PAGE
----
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Residential Energy Consumption in Urban China

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  • Zhao, Xiaoli
  • Li, Na
  • Ma, Chunbo

Abstract

Residential energy consumption (REC) is the second largest energy use category (10%) in China and urban residents account for most of the REC. Understanding the underlying drivers of variations of urban REC thus helps to identify challenges and opportunities and provide advices for future policy measures. This paper applies the logarithmic mean Divisia index (LMDI) to a decomposition of China’s urban REC during the period of 1998-2007 at disaggregated product/activity level using data collected from a wide range of sources. Our results have shown an extensive structure change towards a more energy-intensive household consumption structure as well as an intensive structure change towards high-quality and cleaner energy such as electricity, oil, and natural gas, which reflects a changing life style and consumption mode in pursuit of a higher level of comfort, convenience and environmental protection. We have also found that China’s price reforms in the energy sector have contributed to a reduction of REC while scale factors including increased urban population and income levels have played a key role in the rapid growth of REC. We suggest that further deregulation in energy prices and regulatory as well as voluntary energy efficiency and conservation policies in the residential sector should be promoted.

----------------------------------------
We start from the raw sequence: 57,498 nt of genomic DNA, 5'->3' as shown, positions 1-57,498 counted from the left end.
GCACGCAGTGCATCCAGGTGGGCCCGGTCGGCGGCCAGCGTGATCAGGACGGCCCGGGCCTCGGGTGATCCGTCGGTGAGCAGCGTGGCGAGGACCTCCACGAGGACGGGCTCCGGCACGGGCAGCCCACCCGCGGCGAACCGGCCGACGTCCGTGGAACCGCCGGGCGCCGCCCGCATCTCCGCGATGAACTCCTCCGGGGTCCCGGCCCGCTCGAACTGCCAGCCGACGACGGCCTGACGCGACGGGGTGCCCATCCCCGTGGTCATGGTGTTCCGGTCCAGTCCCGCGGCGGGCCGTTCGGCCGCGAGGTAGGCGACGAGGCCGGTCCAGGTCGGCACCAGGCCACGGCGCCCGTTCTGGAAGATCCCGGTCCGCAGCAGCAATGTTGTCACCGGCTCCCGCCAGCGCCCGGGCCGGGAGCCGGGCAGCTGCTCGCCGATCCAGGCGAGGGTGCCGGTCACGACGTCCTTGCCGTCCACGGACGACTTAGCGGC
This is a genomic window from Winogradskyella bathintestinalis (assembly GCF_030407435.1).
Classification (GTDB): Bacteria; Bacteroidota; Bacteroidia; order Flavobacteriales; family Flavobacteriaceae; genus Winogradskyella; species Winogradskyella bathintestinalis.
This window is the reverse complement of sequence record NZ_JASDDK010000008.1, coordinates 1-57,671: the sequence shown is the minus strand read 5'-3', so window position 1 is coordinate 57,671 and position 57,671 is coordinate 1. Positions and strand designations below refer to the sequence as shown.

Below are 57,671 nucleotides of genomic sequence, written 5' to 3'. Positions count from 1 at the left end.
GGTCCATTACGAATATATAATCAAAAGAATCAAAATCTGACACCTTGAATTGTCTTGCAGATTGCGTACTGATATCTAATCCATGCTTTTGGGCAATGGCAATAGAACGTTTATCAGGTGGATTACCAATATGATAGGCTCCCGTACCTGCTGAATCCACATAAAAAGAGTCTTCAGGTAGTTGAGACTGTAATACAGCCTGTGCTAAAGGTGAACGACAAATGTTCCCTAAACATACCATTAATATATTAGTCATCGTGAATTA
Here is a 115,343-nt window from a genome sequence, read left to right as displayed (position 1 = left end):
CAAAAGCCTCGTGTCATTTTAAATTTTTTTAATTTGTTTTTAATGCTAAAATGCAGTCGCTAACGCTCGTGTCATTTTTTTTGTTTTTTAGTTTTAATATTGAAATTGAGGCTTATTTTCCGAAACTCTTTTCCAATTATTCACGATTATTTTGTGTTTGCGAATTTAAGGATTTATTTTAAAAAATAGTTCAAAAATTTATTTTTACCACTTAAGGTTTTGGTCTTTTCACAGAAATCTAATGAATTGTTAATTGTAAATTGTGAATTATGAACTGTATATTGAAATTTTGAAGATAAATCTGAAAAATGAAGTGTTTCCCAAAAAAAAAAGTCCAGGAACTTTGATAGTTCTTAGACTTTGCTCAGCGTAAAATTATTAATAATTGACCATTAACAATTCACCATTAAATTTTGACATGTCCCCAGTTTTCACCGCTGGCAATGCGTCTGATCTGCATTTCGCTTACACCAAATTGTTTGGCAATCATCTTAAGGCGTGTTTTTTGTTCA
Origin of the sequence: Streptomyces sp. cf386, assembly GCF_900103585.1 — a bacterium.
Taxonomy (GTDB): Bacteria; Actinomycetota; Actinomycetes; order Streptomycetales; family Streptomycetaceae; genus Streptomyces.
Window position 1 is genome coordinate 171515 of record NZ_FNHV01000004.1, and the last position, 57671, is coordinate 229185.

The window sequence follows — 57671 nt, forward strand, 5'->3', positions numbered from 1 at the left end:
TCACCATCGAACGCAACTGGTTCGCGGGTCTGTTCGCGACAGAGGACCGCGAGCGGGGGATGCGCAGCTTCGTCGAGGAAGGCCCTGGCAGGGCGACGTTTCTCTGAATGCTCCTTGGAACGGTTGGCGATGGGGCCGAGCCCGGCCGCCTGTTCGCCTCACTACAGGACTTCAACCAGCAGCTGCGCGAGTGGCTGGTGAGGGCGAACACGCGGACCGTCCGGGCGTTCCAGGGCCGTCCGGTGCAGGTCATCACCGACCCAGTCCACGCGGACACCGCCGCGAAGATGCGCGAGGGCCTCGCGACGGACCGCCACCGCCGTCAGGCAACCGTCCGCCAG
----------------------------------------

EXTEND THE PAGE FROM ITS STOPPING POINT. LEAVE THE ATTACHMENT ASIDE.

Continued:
Suggested Citation

  • Zhao, Xiaoli & Li, Na & Ma, Chunbo, 2011. "Residential Energy Consumption in Urban China," Working Papers 117810, University of Western Australia, School of Agricultural and Resource Economics.
  • Handle: RePEc:ags:uwauwp:117810
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    Keywords

    Residential Energy Consumption; Index Decomposition Analysis (IDA); China; Consumer/Household Economics; Resource /Energy Economics and Policy; Q32; Q43;

    JEL classification:

    • Q32 - Agricultural and Natural Resource Economics; Environmental and Ecological Economics - - Nonrenewable Resources and Conservation - - - Exhaustible Resources and Economic Development
    • Q43 - Agricultural and Natural Resource Economics; Environmental and Ecological Economics - - Energy - - - Energy and the Macroeconomy

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